There are aspects of graciousness that Singaporeans can learn from foreigners living here (Being gracious, regardless of whether one is Singaporean, Oct 21).
I recall how expatriate customers of the supermarket chain where I used to work would occasionally complain about tubs of ice cream being opened and fingers pressed against the ice cream to check that it wasn't melting.
Those Western customers were also aghast at how Singaporeans would press fruit to ensure they were not too ripe, resulting in the fruit bearing fingernail marks.
Our former Indonesian maids would duck their heads or bow slightly as they passed us while we were seated. To them, this show of respect is part of their culture, but alas, it is uncommon in our homes, at schools or at public events such as concerts or meetings.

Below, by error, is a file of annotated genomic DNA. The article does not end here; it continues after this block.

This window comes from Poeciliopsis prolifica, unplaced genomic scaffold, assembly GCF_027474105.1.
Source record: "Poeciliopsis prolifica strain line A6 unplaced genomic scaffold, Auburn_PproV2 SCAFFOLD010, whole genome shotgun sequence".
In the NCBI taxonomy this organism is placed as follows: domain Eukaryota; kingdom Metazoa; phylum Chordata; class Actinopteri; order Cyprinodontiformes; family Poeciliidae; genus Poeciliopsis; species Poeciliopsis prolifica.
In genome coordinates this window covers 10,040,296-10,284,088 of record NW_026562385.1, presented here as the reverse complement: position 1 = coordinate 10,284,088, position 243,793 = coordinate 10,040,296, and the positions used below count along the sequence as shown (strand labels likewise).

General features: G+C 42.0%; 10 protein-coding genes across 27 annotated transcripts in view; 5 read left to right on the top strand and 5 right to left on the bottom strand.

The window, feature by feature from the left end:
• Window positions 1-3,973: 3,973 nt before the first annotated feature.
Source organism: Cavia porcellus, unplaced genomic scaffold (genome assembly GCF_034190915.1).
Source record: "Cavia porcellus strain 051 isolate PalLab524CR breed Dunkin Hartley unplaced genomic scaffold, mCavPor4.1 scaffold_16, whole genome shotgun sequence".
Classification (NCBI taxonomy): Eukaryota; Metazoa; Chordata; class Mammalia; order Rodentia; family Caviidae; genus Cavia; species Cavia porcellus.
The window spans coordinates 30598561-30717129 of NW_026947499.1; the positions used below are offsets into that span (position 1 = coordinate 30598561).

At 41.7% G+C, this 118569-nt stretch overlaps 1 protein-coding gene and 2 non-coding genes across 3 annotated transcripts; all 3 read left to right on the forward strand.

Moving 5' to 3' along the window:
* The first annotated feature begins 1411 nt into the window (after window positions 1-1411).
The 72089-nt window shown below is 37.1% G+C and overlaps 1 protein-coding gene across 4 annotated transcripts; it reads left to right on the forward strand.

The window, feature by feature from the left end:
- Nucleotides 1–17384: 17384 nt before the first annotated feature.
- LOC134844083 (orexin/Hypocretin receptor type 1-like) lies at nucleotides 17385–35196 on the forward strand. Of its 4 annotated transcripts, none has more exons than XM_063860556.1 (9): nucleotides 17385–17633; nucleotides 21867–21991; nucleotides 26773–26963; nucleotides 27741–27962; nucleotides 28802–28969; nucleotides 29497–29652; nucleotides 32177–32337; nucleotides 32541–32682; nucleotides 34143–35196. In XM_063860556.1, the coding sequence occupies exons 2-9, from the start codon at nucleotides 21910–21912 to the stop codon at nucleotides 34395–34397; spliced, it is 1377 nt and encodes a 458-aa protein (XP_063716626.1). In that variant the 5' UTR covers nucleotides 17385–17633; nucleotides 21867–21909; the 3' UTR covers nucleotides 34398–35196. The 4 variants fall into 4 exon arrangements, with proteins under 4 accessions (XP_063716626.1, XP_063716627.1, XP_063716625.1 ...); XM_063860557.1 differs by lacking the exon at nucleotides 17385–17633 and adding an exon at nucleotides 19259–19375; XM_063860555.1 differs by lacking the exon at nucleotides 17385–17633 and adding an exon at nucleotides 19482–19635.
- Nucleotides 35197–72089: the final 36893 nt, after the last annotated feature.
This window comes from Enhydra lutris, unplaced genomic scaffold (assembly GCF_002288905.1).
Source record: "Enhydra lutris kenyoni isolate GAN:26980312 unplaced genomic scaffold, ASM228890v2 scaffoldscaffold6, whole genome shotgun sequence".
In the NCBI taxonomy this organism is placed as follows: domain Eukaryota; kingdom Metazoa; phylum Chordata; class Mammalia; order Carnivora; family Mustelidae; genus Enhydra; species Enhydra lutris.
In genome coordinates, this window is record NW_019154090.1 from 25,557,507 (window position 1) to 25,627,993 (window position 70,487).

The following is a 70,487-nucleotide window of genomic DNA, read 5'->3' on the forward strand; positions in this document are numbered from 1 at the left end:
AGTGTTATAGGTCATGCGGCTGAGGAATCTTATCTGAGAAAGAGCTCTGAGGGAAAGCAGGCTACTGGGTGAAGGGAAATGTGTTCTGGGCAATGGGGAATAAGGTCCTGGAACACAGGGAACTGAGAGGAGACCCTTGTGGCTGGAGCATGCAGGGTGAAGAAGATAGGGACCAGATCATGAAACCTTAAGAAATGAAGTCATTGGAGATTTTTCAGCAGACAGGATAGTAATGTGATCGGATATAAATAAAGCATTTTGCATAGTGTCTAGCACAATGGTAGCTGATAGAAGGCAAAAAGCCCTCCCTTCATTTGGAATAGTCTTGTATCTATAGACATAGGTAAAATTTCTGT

Sharing a table with other diners at a hawker centre is inevitable, especially during peak hours, but there seems to be a lack of basic courtesy.
The phrase "anybody sitting here?" is invariably directed at me when a diner notices some unoccupied seats at my table.
There is nothing wrong with asking in this manner. However, it may be more polite if the question was prefaced with an "excuse me".
Singaporeans are a much-travelled lot these days, and besides shopping and sightseeing, they would do well to learn much more about acts of graciousness and respect from people of other countries.
Jeffrey Law Lee Beng